Salt Lake City Sports & RecreationSki resorts, all located within 45 minutes of the airport, are the most prominent of Salt Lake City's year-round recreational opportunities. Little Cottonwood and Big Cottonwood canyons are home to the Snowbird, Alta, Brighton and Solitude Mountain resorts. The Park City Mountain Resort is in Parleys Canyon, where the annual snowfall often exceeds 400 inches. The Wasatch Front is good for snowmobiling and cross-country skiing, and nearby ranges offer abundant mountain biking opportunities.
Golf courses include Bonneville, Bountiful Ridge, The Country Club, Davis Park, Eaglewood, Glendale, Glenmoor, Mountain Dell, Nibley Park, Old Mill, Rose Park, The Ridge and Wingpointe. Information and reservations for most of these courses can be made by contacting the Utah Golf Association; phone (801) 563-0400.
Bicycling in the mountains or valleys is a popular activity; trails follow the Jordan River, which runs through Salt Lake County. Other summer activities are hiking, camping and fishing. Along Canyon Road in the northeast section of the city is City Creek Canyon, a favorite recreational area for hikers, joggers, picnickers and bicyclists. Reservations must be made to drive through or to picnic beyond the main gate, and a fee for picnicking is charged; for more information phone the Watershed Management Division at (801) 483-6705. On even-numbered summer days and holidays the park is closed to cyclists and joggers; on odd-numbered days it is closed to all motorized vehicles.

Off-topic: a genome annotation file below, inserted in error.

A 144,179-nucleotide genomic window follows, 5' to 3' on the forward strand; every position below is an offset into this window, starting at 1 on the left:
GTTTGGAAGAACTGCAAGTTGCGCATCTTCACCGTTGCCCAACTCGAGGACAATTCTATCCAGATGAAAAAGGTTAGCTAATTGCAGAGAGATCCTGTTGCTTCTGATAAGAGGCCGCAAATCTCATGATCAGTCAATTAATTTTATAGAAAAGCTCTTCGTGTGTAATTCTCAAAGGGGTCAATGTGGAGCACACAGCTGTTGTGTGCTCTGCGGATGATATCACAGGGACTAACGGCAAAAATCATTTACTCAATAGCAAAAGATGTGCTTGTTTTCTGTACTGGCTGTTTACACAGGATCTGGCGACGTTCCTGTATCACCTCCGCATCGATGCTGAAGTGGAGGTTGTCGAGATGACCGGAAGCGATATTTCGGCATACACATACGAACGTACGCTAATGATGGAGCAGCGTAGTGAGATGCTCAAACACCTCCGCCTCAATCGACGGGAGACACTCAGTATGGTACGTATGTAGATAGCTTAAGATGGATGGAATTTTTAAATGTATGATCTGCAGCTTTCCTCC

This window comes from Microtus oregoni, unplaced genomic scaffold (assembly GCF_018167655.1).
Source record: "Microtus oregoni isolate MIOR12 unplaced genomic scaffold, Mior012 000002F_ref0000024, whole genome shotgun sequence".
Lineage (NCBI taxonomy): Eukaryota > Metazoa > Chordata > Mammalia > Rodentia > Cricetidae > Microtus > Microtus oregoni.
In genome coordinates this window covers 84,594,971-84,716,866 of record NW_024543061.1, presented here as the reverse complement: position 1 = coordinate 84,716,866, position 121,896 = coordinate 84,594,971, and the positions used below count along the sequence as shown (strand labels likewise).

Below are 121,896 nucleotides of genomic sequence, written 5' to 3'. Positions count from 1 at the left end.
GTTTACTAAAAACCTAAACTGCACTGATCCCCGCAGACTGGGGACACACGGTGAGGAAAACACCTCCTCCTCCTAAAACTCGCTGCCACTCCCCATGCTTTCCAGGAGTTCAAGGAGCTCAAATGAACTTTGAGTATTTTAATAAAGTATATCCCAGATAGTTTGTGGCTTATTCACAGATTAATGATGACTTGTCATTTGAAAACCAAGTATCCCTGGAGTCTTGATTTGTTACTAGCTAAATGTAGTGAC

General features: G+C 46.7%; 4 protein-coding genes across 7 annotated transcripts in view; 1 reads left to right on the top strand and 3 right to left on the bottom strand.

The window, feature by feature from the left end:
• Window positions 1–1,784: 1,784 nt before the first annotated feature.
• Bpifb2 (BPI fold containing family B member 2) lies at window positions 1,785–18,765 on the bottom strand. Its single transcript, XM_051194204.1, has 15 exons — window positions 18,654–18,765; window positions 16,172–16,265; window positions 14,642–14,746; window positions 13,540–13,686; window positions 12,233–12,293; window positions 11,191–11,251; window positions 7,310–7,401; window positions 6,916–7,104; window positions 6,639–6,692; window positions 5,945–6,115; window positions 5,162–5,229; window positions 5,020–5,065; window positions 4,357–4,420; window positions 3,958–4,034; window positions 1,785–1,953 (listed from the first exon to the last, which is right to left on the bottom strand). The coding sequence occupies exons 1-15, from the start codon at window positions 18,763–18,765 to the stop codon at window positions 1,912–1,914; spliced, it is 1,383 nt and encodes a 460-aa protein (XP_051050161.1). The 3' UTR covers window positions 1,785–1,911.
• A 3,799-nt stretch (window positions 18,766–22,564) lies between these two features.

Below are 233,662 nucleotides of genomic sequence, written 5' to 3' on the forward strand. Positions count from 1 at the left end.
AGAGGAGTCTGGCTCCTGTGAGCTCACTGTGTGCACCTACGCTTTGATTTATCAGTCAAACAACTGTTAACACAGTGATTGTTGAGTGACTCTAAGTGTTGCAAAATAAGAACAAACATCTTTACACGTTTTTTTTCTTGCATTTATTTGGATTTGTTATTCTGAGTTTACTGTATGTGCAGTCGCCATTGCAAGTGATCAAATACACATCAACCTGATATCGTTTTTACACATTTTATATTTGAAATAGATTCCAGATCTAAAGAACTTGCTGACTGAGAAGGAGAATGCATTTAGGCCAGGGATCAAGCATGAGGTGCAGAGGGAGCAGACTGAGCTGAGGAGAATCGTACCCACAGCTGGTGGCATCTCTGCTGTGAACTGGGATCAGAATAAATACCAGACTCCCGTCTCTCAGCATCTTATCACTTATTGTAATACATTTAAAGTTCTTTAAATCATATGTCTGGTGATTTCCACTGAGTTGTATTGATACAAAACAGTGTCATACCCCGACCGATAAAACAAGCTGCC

Three large reservoirs provide opportunities for boating and water sports. Public tennis courts are available at many city parks, including Liberty and Murray. Antelope Island State Park offers sand beaches and swimming. About a 30-minute drive north of Salt Lake City, it is reachable via a causeway.
The 20,500-seat Vivint Smart Home Arena at 301 West and South Temple streets is the home of the NBA's Utah Jazz; phone (801) 355-3865. Baseball is played by the Salt Lake Bees, the AAA farm team of the Los Angeles Angels of Anaheim. Games are played at Smith's Ballpark, 77 West 1300 South; phone (801) 350-6900. Hockey fans attend Utah Grizzlies games at the Maverik Center, 3200 S. Decker Lake Dr. in West Valley City. Phone (801) 988-7825, or (801) 988-8000 for the box office.